Tokyo motor show

Tokyo

Motor Show moves back into central Tokyo

TITLE: Tokyo Motor Show

WHERE: Odaiba, Tokyo waterfront, Japan

WHEN: Every odd-year in November - December

NEXT: December 2 – 11, 2011 (Media November 30 – December 1)

STATUS: The one for fantastic concept vehicles

The Tokyo Motor Show for 2011 returns to Tokyo city for the first time in 24 years after a decision to end its long association with Chiba City which is some 40km from central Tokyo on Tokyo Bay (although closer to Narita Airport).

The 2011 show is relocating to the Toyota International Exhibition Centre on the Tokyo waterfront know locally at the Tokyo Big Sight which is one of the largest convention centres in the world.

The 2011 show will use all available exhibition space which is 60 per cent greater than available for the 2009 show.

Over the years Tokyo has gained a reputation for its wonderful, weird and outlandish concept cars, and has been regarded for well over 40 years as the centre of flights-of-fancy vehicles.

Nevertheless, Japan’s dominance of the Australian new-car industry means that the many production vehicles that Toyota, Honda, Nissan, Mitsubishi and others unveil at every show have real relevance to car buyers Down Under.

In spite of the earthquake and tsunami in Japan, all 14 Japanese manufacturers and 15 brands, as well as 19 companies and 22 brands from abroad, are scheduled to exhibit.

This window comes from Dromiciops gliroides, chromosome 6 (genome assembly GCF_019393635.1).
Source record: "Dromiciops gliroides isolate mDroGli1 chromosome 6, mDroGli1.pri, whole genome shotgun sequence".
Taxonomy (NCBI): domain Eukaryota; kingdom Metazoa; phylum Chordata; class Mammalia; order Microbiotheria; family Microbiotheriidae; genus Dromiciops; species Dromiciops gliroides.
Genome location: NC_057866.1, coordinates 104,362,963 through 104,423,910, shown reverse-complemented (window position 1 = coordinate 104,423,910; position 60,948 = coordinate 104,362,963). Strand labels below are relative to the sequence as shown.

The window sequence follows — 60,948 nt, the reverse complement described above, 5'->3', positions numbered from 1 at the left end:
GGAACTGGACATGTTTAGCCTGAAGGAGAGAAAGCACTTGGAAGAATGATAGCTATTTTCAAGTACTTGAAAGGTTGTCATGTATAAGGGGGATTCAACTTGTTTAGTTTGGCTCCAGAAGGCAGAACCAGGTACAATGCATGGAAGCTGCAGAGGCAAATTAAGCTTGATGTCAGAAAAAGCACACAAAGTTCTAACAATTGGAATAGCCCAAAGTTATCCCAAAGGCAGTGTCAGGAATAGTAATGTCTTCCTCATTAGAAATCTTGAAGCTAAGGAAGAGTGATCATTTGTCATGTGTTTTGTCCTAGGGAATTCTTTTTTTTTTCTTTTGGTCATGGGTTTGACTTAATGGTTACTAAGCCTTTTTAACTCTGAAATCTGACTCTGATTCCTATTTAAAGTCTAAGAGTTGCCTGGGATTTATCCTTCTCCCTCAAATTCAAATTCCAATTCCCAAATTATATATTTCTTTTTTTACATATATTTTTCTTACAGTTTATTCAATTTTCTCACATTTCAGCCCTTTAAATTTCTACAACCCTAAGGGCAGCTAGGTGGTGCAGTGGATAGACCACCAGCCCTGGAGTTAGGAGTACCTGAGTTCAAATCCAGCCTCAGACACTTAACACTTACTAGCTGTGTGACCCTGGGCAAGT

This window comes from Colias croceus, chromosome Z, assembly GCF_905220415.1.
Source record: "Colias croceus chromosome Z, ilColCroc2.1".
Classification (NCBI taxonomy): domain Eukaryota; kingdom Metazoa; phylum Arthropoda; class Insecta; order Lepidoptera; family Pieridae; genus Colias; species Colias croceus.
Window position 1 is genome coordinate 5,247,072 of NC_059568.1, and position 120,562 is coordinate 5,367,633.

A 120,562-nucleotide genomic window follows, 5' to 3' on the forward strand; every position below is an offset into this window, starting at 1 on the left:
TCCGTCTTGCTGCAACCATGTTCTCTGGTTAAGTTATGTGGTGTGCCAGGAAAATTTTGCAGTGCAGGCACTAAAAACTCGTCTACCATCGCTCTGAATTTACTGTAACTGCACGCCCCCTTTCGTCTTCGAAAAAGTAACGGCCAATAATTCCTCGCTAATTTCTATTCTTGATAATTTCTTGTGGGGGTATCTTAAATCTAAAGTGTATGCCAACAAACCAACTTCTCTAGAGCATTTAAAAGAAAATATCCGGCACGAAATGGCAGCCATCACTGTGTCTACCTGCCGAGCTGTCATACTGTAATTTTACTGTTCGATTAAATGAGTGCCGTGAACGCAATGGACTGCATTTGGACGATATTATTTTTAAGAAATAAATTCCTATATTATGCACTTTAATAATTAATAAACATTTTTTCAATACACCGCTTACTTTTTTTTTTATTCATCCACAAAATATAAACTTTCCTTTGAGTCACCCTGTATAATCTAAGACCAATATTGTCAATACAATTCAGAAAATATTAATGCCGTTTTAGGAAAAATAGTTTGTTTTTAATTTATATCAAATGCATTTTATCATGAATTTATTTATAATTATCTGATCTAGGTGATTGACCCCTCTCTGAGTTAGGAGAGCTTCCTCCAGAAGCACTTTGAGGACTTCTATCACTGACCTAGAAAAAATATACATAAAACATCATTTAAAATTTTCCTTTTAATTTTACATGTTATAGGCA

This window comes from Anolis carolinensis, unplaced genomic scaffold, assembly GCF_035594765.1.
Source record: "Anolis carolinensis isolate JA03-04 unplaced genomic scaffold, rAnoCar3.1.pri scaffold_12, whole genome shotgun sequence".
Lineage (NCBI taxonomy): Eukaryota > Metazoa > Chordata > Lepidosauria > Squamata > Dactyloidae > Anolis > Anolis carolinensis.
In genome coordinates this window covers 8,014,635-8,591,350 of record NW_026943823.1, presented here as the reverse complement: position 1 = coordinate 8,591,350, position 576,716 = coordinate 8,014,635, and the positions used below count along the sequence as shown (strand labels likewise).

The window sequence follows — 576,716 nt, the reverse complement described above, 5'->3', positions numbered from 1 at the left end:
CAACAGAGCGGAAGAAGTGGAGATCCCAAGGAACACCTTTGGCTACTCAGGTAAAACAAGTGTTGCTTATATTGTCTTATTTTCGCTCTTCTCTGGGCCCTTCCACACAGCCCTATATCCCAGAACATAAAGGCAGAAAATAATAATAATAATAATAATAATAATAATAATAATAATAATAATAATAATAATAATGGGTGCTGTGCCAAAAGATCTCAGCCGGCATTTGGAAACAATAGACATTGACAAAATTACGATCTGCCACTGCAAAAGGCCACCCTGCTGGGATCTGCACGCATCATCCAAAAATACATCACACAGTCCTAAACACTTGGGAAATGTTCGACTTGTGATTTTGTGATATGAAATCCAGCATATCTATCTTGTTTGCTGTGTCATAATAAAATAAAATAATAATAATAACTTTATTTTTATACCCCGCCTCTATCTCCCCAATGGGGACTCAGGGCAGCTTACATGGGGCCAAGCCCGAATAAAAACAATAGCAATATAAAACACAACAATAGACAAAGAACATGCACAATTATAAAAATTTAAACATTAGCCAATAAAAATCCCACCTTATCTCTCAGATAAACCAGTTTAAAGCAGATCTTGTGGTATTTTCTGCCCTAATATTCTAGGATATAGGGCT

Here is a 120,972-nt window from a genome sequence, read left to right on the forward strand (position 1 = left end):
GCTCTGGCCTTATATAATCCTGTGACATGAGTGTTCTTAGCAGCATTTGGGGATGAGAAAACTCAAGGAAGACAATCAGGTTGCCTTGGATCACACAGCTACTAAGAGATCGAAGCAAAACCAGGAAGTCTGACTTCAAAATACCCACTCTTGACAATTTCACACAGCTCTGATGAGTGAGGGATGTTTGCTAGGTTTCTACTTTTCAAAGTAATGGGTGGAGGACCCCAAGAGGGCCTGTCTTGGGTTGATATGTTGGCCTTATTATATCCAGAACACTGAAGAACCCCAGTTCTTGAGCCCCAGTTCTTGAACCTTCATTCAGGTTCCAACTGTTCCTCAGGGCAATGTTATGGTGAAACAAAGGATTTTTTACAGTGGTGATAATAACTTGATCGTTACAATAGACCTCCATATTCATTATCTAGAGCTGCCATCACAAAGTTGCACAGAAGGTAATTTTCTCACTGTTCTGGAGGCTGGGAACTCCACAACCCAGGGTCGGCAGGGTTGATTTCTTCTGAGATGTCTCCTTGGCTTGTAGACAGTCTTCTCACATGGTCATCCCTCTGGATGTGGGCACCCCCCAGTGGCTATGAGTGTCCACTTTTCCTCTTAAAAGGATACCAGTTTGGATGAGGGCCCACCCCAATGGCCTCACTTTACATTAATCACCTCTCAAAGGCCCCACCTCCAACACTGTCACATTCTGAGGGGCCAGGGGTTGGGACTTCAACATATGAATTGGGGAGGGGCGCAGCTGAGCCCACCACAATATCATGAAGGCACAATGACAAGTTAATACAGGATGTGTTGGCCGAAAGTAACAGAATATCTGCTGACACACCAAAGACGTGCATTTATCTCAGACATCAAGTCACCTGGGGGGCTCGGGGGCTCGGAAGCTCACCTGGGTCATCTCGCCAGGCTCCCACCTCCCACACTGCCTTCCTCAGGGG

A total of 175 exhibitors from 11 countries and 1 region will participate, covering 35,000 square meters of exhibit space. This greatly surpasses the previous 2009 show, which had 129 exhibitors from 10 countries and 1 region covering 21,800 sq m of exhibit space.

Commencing in April 1954, the first Tokyo motor show heralded Japan’s status as an emerging major motor vehicle manufacturing force and the show quickly became a proud showcase for its then fledgling industry.

Up until 1973 it was an annual event, but the fuel crisis and global economic woes of the time led the Tokyo show’s organisers – the Japan Automobile Manufacturers Association – to hold it every other year.

However, from 2001 to 2005 Japan followed Germany’s IAA by using the even ‘gap’ year as an exposition for new commercial vehicles. This was halted for the 2007 show.










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